Like many of you, we have children. Our oldest two happen to be of babysitting age, which makes our lives easier in the event my wife and I (or some other combination of kids/adults) need to leave some of the other (responsible) kids home while we do important things like go on dates to the grocery store or the church to print the monthly newsletter. Sometimes we are gone for a few minutes, and other times we are gone for a few hours. In every case, we leave a few instructions with the oldest – and I bet that you do as well.
This list of instructions might be fairly simple if you are leaving for a few minutes, but could grow to be several pages worth of notes in the event you are expecting to be gone for an extended period of time – especially if the babysitters are expected to ensure that bedtime goes according to plan. That’s not to mention how long and detailed the list would be if you were going to be gone for a week on vacation and the babysitters (probably a responsible adult in this case) reminding them of all the details, events, dates, homework assignments, car rides, etc. that need to be attended to during their absence.
With that in mind, I’d like to review a couple of verses in Mosiah where King Benjamin asked his son Mosiah to babysit (and by babysit I mean rule the kingdom).
In Mosiah 1:15 King Benjamin gave Mosiah “’charge’ concerning all the affairs of the kingdom.” Let’s remember that this was the Land of Zarahemla, the ecclesiastical and political capital of the Nephites – at least until the time of Christ (See Alma 5:1, Alma 6:1, Alma 27:20) so it was not a small town or village. King Benjamin put Mosiah in charge of a whole lot of stuff. But, instead of listing a bazillion things to make sure he took care of, let’s review the tools King Benjamin emphasizes to Mosiah in verse 16:
And moreover, he (Benjamin) also gave him (Mosiah) charge concerning (1) the records which were engraven on the plates of brass; and also (2) the plates of Nephi; and also, (3) the sword of Laban, and (4) the ball or director, which led our fathers through the wilderness.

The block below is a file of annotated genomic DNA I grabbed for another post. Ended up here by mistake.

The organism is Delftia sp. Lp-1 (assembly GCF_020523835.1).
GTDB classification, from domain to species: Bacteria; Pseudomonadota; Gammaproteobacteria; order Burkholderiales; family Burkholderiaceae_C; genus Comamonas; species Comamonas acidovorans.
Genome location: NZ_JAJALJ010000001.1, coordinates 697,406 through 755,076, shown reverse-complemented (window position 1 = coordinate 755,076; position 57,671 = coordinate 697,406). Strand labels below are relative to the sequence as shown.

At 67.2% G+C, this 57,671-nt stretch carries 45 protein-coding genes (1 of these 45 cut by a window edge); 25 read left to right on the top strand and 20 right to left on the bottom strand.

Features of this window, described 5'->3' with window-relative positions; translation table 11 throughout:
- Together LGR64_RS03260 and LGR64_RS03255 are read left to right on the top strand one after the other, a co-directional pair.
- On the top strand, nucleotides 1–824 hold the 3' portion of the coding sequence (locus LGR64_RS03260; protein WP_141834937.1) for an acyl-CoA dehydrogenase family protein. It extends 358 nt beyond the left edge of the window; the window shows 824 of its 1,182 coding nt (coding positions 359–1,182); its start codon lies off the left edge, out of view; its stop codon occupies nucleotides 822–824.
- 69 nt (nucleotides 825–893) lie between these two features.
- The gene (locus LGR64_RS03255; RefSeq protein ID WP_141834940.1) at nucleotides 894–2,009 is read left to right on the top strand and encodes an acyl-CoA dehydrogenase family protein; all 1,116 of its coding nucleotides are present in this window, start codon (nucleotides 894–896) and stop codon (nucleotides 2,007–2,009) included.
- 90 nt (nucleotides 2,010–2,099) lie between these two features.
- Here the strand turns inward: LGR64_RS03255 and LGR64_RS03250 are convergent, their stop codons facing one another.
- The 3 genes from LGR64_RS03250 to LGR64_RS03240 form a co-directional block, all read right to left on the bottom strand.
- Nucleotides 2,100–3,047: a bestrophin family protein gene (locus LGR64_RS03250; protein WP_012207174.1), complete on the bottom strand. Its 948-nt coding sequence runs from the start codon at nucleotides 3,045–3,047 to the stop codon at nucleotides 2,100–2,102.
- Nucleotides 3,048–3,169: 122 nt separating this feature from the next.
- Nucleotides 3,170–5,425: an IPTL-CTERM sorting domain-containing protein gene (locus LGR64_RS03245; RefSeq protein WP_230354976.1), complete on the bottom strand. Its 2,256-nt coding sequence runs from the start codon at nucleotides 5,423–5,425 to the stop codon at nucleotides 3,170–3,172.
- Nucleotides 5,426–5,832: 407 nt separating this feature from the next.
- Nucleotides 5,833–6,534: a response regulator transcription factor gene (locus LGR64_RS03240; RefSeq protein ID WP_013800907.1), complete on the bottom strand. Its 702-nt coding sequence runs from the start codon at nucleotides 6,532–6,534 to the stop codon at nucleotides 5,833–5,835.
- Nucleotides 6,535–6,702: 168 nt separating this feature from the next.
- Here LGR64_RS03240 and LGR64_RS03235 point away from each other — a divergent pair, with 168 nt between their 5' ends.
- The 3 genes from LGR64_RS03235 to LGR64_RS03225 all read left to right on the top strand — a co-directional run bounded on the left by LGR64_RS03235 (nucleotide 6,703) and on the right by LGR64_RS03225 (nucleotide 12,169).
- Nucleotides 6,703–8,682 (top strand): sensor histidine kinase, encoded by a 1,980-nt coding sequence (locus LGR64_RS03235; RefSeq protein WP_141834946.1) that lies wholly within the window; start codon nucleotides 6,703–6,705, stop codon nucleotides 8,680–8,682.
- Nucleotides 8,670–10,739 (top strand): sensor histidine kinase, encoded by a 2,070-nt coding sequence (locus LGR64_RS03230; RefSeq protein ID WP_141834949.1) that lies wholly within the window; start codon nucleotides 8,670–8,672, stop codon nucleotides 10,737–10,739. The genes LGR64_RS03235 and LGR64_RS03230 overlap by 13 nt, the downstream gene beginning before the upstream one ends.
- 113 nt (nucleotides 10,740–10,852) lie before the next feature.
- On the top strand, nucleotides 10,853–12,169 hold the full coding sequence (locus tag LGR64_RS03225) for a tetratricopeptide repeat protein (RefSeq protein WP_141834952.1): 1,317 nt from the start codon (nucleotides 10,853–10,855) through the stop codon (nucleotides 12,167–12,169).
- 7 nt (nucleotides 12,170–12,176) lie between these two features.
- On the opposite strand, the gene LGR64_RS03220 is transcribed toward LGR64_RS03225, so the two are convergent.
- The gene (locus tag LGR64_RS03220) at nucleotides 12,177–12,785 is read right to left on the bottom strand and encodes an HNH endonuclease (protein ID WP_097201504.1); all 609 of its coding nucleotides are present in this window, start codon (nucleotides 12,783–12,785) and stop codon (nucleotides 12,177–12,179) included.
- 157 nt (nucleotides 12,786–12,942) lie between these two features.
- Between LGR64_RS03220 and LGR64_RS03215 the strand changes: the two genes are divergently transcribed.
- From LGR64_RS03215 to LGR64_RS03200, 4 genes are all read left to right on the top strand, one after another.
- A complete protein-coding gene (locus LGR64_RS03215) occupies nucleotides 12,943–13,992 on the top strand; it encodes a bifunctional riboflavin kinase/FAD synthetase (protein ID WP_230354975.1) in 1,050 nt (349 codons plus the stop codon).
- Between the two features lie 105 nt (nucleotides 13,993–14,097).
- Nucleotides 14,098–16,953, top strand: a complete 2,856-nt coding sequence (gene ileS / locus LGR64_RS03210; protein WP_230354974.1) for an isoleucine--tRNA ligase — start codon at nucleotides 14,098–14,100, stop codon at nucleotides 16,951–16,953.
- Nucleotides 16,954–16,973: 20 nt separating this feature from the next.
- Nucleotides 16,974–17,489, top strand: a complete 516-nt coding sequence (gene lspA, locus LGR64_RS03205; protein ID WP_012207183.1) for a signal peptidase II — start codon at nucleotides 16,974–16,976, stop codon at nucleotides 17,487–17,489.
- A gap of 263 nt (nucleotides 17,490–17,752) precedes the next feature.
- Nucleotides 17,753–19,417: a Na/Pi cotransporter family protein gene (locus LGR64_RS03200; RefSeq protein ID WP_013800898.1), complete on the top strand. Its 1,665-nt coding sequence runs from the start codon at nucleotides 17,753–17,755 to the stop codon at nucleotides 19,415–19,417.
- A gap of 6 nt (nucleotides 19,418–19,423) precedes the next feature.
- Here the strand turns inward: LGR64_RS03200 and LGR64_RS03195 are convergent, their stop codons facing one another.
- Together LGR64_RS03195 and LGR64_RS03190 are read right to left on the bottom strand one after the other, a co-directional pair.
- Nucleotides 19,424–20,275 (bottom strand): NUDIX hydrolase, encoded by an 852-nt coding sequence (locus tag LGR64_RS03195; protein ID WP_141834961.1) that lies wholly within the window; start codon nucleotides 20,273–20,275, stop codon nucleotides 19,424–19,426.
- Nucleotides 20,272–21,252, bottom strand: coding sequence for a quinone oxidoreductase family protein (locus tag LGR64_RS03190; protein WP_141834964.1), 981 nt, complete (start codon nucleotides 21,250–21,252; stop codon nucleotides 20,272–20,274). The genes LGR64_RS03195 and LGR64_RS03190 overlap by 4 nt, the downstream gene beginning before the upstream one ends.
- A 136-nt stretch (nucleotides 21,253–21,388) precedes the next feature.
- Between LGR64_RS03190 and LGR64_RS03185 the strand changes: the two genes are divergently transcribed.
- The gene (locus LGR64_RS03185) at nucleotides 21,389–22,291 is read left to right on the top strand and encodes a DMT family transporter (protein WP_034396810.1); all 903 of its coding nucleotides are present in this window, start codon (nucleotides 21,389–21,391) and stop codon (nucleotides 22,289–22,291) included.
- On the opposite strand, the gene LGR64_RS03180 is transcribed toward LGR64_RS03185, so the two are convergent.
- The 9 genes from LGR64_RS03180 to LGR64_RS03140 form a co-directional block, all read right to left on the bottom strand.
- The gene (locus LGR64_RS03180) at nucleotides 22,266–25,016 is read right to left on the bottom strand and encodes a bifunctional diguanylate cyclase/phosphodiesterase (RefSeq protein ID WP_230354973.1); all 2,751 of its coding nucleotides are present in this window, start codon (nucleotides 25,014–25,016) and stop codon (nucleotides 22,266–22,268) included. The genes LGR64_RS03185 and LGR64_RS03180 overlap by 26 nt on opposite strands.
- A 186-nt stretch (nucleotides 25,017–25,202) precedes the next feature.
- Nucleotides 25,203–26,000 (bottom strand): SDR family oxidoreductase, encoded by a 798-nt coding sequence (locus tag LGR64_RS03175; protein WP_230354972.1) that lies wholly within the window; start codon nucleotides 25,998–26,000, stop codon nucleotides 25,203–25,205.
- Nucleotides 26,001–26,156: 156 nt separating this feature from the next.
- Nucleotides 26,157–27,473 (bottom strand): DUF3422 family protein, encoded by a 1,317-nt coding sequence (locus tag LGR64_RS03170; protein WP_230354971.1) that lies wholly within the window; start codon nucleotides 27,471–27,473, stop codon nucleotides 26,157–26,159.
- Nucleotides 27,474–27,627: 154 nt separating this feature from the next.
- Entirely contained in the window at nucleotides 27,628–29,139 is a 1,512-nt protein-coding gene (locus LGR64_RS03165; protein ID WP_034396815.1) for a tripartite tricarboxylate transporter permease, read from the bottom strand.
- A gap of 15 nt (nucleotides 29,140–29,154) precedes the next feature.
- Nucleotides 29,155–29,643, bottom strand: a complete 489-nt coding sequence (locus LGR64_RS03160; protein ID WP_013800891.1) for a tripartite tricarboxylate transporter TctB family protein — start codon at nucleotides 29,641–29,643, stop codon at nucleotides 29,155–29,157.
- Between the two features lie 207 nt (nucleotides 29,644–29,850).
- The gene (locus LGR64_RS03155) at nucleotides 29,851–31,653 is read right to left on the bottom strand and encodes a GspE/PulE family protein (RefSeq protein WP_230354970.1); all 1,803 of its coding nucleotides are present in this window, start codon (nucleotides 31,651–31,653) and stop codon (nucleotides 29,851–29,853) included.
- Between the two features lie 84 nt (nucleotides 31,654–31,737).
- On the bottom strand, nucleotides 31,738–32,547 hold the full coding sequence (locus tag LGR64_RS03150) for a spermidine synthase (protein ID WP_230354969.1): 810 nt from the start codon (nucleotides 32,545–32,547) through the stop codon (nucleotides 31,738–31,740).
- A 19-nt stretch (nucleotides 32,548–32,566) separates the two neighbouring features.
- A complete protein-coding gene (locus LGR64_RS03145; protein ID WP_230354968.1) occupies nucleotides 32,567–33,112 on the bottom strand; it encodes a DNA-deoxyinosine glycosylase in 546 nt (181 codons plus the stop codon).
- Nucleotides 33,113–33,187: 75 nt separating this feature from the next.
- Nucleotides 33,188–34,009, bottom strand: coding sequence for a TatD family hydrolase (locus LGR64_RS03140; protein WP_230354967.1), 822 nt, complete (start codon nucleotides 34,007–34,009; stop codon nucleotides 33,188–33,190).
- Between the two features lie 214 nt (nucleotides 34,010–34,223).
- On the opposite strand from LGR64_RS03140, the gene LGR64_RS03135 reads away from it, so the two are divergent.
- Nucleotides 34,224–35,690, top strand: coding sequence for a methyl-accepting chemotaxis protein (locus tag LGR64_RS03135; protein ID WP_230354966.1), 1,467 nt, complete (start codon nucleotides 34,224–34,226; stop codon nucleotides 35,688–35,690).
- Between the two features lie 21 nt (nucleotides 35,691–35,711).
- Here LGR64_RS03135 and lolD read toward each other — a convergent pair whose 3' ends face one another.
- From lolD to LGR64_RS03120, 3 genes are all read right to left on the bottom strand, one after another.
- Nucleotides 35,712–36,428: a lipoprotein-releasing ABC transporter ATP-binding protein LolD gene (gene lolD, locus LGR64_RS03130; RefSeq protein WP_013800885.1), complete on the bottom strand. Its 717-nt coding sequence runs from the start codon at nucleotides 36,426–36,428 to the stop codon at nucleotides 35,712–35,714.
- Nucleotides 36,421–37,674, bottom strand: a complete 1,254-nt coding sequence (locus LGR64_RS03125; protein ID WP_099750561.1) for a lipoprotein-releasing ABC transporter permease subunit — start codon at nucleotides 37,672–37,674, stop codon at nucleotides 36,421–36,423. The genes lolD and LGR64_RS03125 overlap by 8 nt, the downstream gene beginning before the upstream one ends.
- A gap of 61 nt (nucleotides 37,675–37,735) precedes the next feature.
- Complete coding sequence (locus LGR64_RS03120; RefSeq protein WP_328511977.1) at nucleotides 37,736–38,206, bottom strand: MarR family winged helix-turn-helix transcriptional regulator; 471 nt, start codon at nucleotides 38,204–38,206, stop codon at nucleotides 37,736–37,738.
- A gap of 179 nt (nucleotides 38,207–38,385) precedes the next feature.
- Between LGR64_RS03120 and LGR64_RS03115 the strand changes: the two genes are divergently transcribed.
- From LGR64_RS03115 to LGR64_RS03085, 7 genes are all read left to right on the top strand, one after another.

So, in today’s language, King Benjamin said something like this: “Hey Mosiah, I’m going to die soon, so I am putting you in charge of the whole kingdom – yes all of it. And, in order to be in charge of it (or to do a good job of being in charge of it) I am giving you 4 things:
- The scriptures
- Recent conference talks
- The sword of Laban – in case the Lamanites attack
- The Liahona – so you’ll know what (and where) to go or do (just remember that it only works according to your heed and diligence).
I bet Mosiah asked “is that it”? and King Benjamin said “yes – now please gather the entire Kingdom (like I asked) so that I can tell them you are in charge.”
If that conversation wasn’t enough to weigh down Mosiah, then what King Benjamin told his people in the next chapter certainly was – he said to the entire kingdom (in Mosiah 2:31) “if ye shall keep the commandments of my son, or the commandments of God which shall be delivered unto you by him, ye shall prosper in the land, and your enemies shall have no power over you. He lays the responsibility on Mosiah’s shoulders of only delivering commandments to the people that were from God. (in essence he blackmailed Mosiah into not becoming King Noah). Not a bad way to convince Mosiah to be good right?